Tuesday, November 2nd, 2010

Carrie Underwood – Mama’s Song

Course, she’s not actually broken-hearted here, but I’ve got my theme and I ain’t letting go no way nuh-uh…



[Video][Website]
[4.82]

Jonathan Bogart: If there’s one thing that irritates me more than anything else in modern country, it’s the near-dogmatic insistence on happy endings. It’s an old and grumpy complaint, sure: country used to be about heartache and busted marriages and girls murdered horribly down by the riverside, what’s wrong with kids these days, etc. etc. And who am I to begrudge America a first-wedding-dance song for new brides without dads? But America’s Sweetheart doesn’t do enough with the tritest, most facile lyric in ages to make it sound lived in, substituting vocal runs for emotion. Pretty chords are nice, but they’re no basis for a long-term relationship.
[5]

Josh Langhoff: Music for use! If people start playing this for Mother/Daughter dances at wedding receptions, because Dad’s not in the picture or whatever, I’m totally on board. I also like how Mama “gives away” the daughter, reclaiming the barbaric women-as-property tradition. Lovely and open-hearted, with a supportive crowd of background singers.
[8]

Anthony Easton: This is where the kitsch of sentiment becomes an earnest expression of emotion–and the idea of good becomes an ontological category. The problem is that she is so wrought on convincing us that this man is good, we are only convinced that he is anything but.
[6]

Pete Baran: I cannot help but think that, since Carrie is professing the man’s goodness so much, he is almost certainly a serial killer.
[5]

Renato Pagnani: How much of a bastard must Carrie’s pops have been for her to spend a whole track called “Mama’s Song” insisting to Ma Dukes that the dude she’s with now isn’t beating the shit outta her?
[3]

Martin Skidmore: One of her sweetest vocal performances in a while, but it’s on a rather wet song. It’s a simple reassurance to her mom that she’ll be fine because she’s found a good man. Trouble is, everyone is a cipher in this — the lack of specificity is particularly apparent after playing Taylor Swift’s new one — and there is no sense of ambiguity, of her maybe being wrong or whatever. Nonetheless, it is a rather lovely vocal.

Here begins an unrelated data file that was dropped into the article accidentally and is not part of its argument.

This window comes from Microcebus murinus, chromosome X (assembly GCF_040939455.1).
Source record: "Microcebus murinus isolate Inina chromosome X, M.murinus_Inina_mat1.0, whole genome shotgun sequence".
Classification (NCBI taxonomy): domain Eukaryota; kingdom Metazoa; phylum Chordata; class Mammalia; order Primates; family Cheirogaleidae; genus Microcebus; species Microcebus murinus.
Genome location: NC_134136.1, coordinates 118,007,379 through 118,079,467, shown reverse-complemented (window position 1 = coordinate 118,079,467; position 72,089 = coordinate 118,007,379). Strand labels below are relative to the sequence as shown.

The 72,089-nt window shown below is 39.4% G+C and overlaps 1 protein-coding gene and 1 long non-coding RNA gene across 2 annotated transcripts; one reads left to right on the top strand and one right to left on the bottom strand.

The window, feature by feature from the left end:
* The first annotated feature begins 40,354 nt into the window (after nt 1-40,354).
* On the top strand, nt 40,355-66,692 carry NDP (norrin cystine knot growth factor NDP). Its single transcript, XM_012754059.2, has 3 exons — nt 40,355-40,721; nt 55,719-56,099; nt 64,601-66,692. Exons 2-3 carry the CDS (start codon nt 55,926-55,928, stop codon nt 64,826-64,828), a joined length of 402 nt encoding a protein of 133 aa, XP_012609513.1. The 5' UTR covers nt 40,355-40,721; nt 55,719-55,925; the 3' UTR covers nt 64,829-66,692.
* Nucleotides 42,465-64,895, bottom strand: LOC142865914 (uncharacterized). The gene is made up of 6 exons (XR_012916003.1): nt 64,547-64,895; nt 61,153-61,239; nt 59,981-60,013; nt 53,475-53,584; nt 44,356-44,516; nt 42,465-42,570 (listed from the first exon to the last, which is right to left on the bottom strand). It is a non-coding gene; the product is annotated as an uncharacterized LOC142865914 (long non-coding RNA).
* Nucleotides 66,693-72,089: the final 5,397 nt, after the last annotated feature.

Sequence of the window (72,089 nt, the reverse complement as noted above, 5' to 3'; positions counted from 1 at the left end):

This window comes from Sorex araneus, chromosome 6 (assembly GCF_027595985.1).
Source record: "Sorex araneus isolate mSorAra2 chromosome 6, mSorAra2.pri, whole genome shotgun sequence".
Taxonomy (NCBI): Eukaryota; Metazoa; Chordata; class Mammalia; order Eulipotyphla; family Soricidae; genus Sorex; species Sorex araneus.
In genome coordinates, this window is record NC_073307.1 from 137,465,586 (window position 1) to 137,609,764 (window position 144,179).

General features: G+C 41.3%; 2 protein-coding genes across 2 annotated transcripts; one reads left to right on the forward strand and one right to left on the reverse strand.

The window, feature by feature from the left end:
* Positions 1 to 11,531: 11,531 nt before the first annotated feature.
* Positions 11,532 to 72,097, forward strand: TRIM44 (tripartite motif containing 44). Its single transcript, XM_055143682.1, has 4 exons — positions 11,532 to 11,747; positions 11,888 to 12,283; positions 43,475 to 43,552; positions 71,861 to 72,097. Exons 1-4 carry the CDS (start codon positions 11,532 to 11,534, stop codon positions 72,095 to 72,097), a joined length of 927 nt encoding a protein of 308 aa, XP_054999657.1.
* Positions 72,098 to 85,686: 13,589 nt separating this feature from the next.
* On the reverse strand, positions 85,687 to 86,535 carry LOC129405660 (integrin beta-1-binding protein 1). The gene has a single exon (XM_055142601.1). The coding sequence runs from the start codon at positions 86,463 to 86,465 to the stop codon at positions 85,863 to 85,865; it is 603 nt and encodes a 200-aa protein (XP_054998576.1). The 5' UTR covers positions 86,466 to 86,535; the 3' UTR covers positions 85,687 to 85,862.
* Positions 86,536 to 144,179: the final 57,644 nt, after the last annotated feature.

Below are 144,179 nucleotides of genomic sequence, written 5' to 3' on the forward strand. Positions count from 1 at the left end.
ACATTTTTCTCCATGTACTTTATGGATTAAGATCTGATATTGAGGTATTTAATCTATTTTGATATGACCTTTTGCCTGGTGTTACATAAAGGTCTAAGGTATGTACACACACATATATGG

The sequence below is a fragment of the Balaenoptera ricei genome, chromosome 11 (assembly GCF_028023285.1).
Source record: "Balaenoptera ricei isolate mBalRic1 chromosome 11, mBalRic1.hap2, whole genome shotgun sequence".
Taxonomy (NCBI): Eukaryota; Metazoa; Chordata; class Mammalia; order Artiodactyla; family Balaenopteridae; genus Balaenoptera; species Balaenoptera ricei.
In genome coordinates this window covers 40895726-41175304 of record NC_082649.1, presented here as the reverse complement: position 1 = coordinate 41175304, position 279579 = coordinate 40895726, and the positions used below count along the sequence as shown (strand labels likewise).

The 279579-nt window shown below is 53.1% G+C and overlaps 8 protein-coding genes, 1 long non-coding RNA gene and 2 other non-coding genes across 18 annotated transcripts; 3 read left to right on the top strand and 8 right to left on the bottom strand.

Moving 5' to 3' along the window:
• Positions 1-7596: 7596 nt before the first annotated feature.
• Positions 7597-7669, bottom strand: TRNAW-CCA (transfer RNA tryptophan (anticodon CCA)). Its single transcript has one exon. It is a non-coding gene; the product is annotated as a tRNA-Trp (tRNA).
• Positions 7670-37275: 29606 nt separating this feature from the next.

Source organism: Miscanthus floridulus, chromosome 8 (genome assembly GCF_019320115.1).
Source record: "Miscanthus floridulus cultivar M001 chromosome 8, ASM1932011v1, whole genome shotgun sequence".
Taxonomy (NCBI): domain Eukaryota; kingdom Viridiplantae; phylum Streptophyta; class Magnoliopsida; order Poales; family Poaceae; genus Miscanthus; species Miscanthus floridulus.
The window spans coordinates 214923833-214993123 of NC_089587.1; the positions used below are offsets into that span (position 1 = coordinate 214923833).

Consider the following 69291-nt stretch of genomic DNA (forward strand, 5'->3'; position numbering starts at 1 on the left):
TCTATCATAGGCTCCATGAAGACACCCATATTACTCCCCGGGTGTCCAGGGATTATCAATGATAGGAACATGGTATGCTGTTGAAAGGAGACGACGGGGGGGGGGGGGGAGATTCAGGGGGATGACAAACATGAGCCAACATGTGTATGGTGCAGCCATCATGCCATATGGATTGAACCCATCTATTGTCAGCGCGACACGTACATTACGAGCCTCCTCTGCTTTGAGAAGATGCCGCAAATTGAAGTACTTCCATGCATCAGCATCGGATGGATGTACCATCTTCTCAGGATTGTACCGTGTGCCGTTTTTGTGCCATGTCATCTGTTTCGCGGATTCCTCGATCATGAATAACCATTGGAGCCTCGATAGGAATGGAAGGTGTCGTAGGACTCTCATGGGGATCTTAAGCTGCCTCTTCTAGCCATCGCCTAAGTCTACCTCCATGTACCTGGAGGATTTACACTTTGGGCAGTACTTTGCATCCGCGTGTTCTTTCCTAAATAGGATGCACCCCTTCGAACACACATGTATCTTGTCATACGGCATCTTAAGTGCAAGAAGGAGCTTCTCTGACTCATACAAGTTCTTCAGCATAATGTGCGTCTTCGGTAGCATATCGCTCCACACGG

[7]

Alfred Soto: He’s so good that he’s unbelievable, which is where Underwood’s voice – dusky, committed – carries the slack.
[4]

Frank Kogan: Could’ve been moving if a Karen Carpenter or a Gloria Estefan had taken hold of it and given it a quiet, uneasy stillness. Instead, there are too many expressive touches, too many instruments.
[3]

Zach Lyon: I try my best to keep my writerly side and my music-appreciating side separate from each other, for fear of destroying them both. I understand that the two media follow different dialogues and that lyrics can’t be held to the same kill-all-clichés(-unless-you’re-subverting-them) ideology that dominates prose/poetry culture. Certainly, if I held lyrics to that standard — ignoring the fact that, in the right song, from the right musician, in the right context, a now-meaningless phrase like our love will last forever can catch me crying on the freeway — then I’d be left with practically nothing outside of Leonard Cohen and Tom Waits and some Pharcyde tracks. I know this, and I hope I don’t come off sounding like an Creative Writing major when I say this shit is unforgivable: “Mama, you taught me to do the right things,” “so now you have to let your baby fly,” “you’ve given me everything that I will need,” “to make it through this crazy thing called life,” “and I know you watched me grow up,” “and only want what’s best for me,” “and I think I’ve found the answer to your prayers.” This is not writing. This is rearranging. This is a series of phrases that have been used by every living English-speaking person without a single original word. And it actually took Underwood three(!) additional(!) writers(!?) to come up with it. After the first couple verses, there was nothing the song could do to redeem itself. Not that it tries: for some reason the bulk of “Mama’s Song” is Underwood defending her new boyfriend in another unbearable series of faith-crushing clichés that may actually be about Jesus, because it sort of sounds like she’s singing about Jesus, which would actually make the song better because at least it’s something. But I don’t think that’s right.
[1]

Jer Fairall: In affecting a authentic twang in her vocals, she thankfully downplays her usual Idol showboating, and the pleasant wisps of acoustic guitar and piano never goad in the wrong direction. That’s not to say that she adds anything particularly fresh or insightful to this bit of Mama-I’m-a-big-girl-now sap, but she manages to sell it reasonably well this time out simply by virtue of ignoring her worst tendencies.